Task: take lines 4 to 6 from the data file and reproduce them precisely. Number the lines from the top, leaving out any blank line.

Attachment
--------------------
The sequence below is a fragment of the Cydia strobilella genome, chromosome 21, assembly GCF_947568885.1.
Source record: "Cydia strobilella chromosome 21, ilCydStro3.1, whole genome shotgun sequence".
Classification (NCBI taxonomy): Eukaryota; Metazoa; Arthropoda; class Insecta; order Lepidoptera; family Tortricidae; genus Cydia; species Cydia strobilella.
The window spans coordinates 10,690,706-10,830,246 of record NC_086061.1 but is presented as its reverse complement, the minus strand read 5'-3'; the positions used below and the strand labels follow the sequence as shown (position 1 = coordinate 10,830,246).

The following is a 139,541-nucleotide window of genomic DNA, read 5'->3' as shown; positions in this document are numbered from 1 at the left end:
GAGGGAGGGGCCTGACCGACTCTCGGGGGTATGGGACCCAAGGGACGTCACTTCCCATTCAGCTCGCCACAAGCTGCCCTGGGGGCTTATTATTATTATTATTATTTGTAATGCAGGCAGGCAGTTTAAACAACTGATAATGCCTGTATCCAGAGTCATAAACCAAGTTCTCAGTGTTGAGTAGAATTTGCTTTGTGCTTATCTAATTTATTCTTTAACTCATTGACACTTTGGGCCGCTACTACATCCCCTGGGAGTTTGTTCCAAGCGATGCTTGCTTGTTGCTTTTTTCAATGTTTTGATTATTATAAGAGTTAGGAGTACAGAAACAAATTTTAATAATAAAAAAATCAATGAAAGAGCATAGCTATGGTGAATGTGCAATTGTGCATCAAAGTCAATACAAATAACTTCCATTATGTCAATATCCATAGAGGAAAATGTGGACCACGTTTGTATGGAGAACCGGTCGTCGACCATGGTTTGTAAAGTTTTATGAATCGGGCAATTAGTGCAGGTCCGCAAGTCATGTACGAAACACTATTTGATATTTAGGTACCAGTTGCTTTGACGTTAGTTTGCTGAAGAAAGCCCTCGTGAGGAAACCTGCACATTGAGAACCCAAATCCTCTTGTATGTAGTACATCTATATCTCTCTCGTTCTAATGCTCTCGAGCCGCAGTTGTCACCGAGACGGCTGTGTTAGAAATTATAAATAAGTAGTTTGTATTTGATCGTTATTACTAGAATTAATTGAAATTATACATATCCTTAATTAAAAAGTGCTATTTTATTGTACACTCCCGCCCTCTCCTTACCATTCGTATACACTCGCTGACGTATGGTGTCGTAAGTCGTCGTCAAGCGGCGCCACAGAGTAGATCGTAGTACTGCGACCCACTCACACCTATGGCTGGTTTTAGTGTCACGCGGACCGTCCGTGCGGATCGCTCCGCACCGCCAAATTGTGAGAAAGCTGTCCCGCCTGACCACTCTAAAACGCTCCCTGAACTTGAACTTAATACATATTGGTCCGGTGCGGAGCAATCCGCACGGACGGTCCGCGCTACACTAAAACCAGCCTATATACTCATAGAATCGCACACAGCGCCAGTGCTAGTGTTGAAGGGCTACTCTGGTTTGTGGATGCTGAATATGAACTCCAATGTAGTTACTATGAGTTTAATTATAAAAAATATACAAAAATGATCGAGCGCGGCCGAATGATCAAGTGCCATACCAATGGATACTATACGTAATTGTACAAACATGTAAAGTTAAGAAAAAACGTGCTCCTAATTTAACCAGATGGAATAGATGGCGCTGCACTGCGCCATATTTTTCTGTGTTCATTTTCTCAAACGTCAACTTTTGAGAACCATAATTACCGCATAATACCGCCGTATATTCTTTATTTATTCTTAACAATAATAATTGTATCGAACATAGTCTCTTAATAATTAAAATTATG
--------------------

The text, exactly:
The window spans coordinates 10,690,706-10,830,246 of record NC_086061.1 but is presented as its reverse complement, the minus strand read 5'-3'; the positions used below and the strand labels follow the sequence as shown (position 1 = coordinate 10,830,246).

The following is a 139,541-nucleotide window of genomic DNA, read 5'->3' as shown; positions in this document are numbered from 1 at the left end:
GAGGGAGGGGCCTGACCGACTCTCGGGGGTATGGGACCCAAGGGACGTCACTTCCCATTCAGCTCGCCACAAGCTGCCCTGGGGGCTTATTATTATTATTATTATTTGTAATGCAGGCAGGCAGTTTAAACAACTGATAATGCCTGTATCCAGAGTCATAAACCAAGTTCTCAGTGTTGAGTAGAATTTGCTTTGTGCTTATCTAATTTATTCTTTAACTCATTGACACTTTGGGCCGCTACTACATCCCCTGGGAGTTTGTTCCAAGCGATGCTTGCTTGTTGCTTTTTTCAATGTTTTGATTATTATAAGAGTTAGGAGTACAGAAACAAATTTTAATAATAAAAAAATCAATGAAAGAGCATAGCTATGGTGAATGTGCAATTGTGCATCAAAGTCAATACAAATAACTTCCATTATGTCAATATCCATAGAGGAAAATGTGGACCACGTTTGTATGGAGAACCGGTCGTCGACCATGGTTTGTAAAGTTTTATGAATCGGGCAATTAGTGCAGGTCCGCAAGTCATGTACGAAACACTATTTGATATTTAGGTACCAGTTGCTTTGACGTTAGTTTGCTGAAGAAAGCCCTCGTGAGGAAACCTGCACATTGAGAACCCAAATCCTCTTGTATGTAGTACATCTATATCTCTCTCGTTCTAATGCTCTCGAGCCGCAGTTGTCACCGAGACGGCTGTGTTAGAAATTATAAATAAGTAGTTTGTATTTGATCGTTATTACTAGAATTAATTGAAATTATACATATCCTTAATTAAAAAGTGCTATTTTATTGTACACTCCCGCCCTCTCCTTACCATTCGTATACACTCGCTGACGTATGGTGTCGTAAGTCGTCGTCAAGCGGCGCCACAGAGTAGATCGTAGTACTGCGACCCACTCACACCTATGGCTGGTTTTAGTGTCACGCGGACCGTCCGTGCGGATCGCTCCGCACCGCCAAATTGTGAGAAAGCTGTCCCGCCTGACCACTCTAAAACGCTCCCTGAACTTGAACTTAATACATATTGGTCCGGTGCGGAGCAATCCGCACGGACGGTCCGCGCTACACTAAAACCAGCCTATATACTCATAGAATCGCACACAGCGCCAGTGCTAGTGTTGAAGGGCTACTCTGGTTTGTGGATGCTGAATATGAACTCCAATGTAGTTACTATGAGTTTAATTATAAAAAATATACAAAAATGATCGAGCGCGGCCGAATGATCAAGTGCCATACCAATGGATACTATACGTAATTGTACAAACATGTAAAGTTAAGAAAAAACGTGCTCCTAATTTAACCAGATGGAATAGATGGCGCTGCACTGCGCCATATTTTTCTGTGTTCATTTTCTCAAACGTCAACTTTTGAGAACCATAATTACCGCATAATACCGCCGTATATTCTTTATTTATTCTTAACAATAATAATTGTATCGAACATAGTCTCTTAATAATTAAAATTATG